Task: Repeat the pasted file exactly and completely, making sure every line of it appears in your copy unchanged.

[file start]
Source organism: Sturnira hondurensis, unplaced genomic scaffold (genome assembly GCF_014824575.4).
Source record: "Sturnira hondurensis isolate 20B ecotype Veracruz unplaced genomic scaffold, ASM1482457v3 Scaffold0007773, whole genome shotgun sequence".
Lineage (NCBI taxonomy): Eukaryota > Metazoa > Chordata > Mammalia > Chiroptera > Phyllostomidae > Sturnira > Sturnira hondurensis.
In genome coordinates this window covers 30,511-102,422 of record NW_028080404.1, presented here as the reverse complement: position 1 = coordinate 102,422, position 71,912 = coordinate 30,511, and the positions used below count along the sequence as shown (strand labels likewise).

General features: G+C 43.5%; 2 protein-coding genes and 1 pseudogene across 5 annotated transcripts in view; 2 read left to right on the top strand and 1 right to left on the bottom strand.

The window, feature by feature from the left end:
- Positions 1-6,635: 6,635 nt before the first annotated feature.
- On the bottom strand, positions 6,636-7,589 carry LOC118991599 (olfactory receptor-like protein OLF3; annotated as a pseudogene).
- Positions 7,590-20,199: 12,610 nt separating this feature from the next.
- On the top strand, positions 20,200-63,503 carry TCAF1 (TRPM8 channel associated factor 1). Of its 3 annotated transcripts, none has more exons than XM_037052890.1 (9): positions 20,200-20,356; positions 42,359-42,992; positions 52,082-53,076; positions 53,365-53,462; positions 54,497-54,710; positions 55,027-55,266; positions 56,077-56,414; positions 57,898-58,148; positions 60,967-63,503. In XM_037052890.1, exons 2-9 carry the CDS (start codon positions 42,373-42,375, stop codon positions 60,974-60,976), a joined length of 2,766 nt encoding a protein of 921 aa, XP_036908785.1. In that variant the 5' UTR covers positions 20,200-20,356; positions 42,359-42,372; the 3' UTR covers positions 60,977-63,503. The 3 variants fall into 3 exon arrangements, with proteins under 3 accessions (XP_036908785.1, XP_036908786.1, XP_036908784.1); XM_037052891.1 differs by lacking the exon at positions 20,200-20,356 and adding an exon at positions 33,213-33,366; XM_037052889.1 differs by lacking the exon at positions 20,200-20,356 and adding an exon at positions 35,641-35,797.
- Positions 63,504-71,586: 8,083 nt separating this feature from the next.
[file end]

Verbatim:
Source organism: Sturnira hondurensis, unplaced genomic scaffold (genome assembly GCF_014824575.4).
Source record: "Sturnira hondurensis isolate 20B ecotype Veracruz unplaced genomic scaffold, ASM1482457v3 Scaffold0007773, whole genome shotgun sequence".
Lineage (NCBI taxonomy): Eukaryota > Metazoa > Chordata > Mammalia > Chiroptera > Phyllostomidae > Sturnira > Sturnira hondurensis.
In genome coordinates this window covers 30,511-102,422 of record NW_028080404.1, presented here as the reverse complement: position 1 = coordinate 102,422, position 71,912 = coordinate 30,511, and the positions used below count along the sequence as shown (strand labels likewise).

General features: G+C 43.5%; 2 protein-coding genes and 1 pseudogene across 5 annotated transcripts in view; 2 read left to right on the top strand and 1 right to left on the bottom strand.

The window, feature by feature from the left end:
- Positions 1-6,635: 6,635 nt before the first annotated feature.
- On the bottom strand, positions 6,636-7,589 carry LOC118991599 (olfactory receptor-like protein OLF3; annotated as a pseudogene).
- Positions 7,590-20,199: 12,610 nt separating this feature from the next.
- On the top strand, positions 20,200-63,503 carry TCAF1 (TRPM8 channel associated factor 1). Of its 3 annotated transcripts, none has more exons than XM_037052890.1 (9): positions 20,200-20,356; positions 42,359-42,992; positions 52,082-53,076; positions 53,365-53,462; positions 54,497-54,710; positions 55,027-55,266; positions 56,077-56,414; positions 57,898-58,148; positions 60,967-63,503. In XM_037052890.1, exons 2-9 carry the CDS (start codon positions 42,373-42,375, stop codon positions 60,974-60,976), a joined length of 2,766 nt encoding a protein of 921 aa, XP_036908785.1. In that variant the 5' UTR covers positions 20,200-20,356; positions 42,359-42,372; the 3' UTR covers positions 60,977-63,503. The 3 variants fall into 3 exon arrangements, with proteins under 3 accessions (XP_036908785.1, XP_036908786.1, XP_036908784.1); XM_037052891.1 differs by lacking the exon at positions 20,200-20,356 and adding an exon at positions 33,213-33,366; XM_037052889.1 differs by lacking the exon at positions 20,200-20,356 and adding an exon at positions 35,641-35,797.
- Positions 63,504-71,586: 8,083 nt separating this feature from the next.